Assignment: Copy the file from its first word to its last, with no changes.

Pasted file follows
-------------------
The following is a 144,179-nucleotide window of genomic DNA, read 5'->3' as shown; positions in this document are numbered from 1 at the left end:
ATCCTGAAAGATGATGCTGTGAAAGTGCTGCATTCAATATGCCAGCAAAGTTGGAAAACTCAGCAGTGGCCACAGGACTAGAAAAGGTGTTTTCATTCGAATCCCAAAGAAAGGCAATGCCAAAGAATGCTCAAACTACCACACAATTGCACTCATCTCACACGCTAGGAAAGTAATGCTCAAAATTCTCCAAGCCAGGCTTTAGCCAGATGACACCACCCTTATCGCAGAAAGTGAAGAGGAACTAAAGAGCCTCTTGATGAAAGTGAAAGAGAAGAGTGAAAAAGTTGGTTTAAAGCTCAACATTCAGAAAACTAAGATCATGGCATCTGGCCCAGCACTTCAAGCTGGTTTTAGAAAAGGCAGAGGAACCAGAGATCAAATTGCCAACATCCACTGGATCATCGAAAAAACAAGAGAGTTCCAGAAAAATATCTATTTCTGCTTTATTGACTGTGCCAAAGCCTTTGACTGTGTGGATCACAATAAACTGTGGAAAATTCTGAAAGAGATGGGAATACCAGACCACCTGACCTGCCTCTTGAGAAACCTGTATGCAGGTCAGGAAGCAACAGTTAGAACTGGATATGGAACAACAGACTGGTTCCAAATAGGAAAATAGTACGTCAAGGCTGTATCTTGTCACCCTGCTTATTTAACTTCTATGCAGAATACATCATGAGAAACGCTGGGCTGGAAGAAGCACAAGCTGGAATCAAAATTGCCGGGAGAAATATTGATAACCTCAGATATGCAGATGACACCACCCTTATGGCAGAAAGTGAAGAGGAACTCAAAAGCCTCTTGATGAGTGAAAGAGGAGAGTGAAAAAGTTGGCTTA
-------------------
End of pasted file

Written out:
The following is a 144,179-nucleotide window of genomic DNA, read 5'->3' as shown; positions in this document are numbered from 1 at the left end:
ATCCTGAAAGATGATGCTGTGAAAGTGCTGCATTCAATATGCCAGCAAAGTTGGAAAACTCAGCAGTGGCCACAGGACTAGAAAAGGTGTTTTCATTCGAATCCCAAAGAAAGGCAATGCCAAAGAATGCTCAAACTACCACACAATTGCACTCATCTCACACGCTAGGAAAGTAATGCTCAAAATTCTCCAAGCCAGGCTTTAGCCAGATGACACCACCCTTATCGCAGAAAGTGAAGAGGAACTAAAGAGCCTCTTGATGAAAGTGAAAGAGAAGAGTGAAAAAGTTGGTTTAAAGCTCAACATTCAGAAAACTAAGATCATGGCATCTGGCCCAGCACTTCAAGCTGGTTTTAGAAAAGGCAGAGGAACCAGAGATCAAATTGCCAACATCCACTGGATCATCGAAAAAACAAGAGAGTTCCAGAAAAATATCTATTTCTGCTTTATTGACTGTGCCAAAGCCTTTGACTGTGTGGATCACAATAAACTGTGGAAAATTCTGAAAGAGATGGGAATACCAGACCACCTGACCTGCCTCTTGAGAAACCTGTATGCAGGTCAGGAAGCAACAGTTAGAACTGGATATGGAACAACAGACTGGTTCCAAATAGGAAAATAGTACGTCAAGGCTGTATCTTGTCACCCTGCTTATTTAACTTCTATGCAGAATACATCATGAGAAACGCTGGGCTGGAAGAAGCACAAGCTGGAATCAAAATTGCCGGGAGAAATATTGATAACCTCAGATATGCAGATGACACCACCCTTATGGCAGAAAGTGAAGAGGAACTCAAAAGCCTCTTGATGAGTGAAAGAGGAGAGTGAAAAAGTTGGCTTA